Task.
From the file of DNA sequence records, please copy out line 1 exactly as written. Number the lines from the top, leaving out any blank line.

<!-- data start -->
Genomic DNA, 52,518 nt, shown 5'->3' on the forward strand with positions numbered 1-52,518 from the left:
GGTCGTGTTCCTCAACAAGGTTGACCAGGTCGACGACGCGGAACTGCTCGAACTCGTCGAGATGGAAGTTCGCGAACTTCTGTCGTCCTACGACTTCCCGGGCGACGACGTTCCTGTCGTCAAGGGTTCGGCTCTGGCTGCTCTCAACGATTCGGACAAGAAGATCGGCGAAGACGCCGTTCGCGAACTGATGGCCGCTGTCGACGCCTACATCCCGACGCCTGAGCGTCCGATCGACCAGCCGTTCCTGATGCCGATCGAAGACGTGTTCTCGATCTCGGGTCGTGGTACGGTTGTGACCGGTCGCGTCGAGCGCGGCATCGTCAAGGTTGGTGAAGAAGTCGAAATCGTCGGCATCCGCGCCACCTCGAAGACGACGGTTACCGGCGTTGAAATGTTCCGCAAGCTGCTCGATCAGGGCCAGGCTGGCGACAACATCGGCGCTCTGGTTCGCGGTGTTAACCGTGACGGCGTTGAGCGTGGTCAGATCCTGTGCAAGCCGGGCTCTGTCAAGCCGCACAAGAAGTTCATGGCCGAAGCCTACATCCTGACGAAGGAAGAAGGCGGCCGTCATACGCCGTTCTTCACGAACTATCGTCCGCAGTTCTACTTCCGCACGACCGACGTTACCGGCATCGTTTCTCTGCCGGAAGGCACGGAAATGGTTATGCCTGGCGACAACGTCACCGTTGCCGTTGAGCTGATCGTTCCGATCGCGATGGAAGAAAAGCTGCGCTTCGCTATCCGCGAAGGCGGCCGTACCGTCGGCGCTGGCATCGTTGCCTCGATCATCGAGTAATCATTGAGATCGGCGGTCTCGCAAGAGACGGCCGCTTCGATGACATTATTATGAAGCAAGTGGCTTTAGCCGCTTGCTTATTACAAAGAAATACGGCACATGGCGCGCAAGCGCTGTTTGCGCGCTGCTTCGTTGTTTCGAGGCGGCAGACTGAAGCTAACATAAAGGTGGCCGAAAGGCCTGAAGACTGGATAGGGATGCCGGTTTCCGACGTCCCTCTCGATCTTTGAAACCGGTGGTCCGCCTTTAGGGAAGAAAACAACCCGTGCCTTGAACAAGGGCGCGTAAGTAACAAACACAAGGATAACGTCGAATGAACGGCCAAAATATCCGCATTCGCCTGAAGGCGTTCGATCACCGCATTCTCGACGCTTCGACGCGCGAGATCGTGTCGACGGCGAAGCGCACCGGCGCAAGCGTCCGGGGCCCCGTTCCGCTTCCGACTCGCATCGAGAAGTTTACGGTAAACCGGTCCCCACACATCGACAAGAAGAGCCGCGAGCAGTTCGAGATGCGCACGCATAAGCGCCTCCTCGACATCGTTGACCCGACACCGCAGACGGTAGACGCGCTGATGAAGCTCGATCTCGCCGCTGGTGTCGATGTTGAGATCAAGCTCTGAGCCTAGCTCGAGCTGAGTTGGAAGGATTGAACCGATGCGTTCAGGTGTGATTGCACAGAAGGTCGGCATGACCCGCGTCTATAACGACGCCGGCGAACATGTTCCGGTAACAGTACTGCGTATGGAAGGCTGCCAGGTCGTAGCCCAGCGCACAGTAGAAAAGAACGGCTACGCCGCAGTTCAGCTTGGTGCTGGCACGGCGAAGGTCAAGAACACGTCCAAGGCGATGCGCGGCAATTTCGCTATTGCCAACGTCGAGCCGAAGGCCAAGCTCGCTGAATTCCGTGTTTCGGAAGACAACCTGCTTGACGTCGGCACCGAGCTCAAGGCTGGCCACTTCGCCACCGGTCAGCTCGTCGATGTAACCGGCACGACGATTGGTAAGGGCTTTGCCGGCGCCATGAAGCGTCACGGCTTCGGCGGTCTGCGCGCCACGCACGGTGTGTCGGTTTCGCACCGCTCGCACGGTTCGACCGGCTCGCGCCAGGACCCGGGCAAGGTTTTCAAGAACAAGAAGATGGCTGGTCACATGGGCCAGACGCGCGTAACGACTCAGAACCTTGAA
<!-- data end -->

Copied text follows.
Genomic DNA, 52,518 nt, shown 5'->3' on the forward strand with positions numbered 1-52,518 from the left: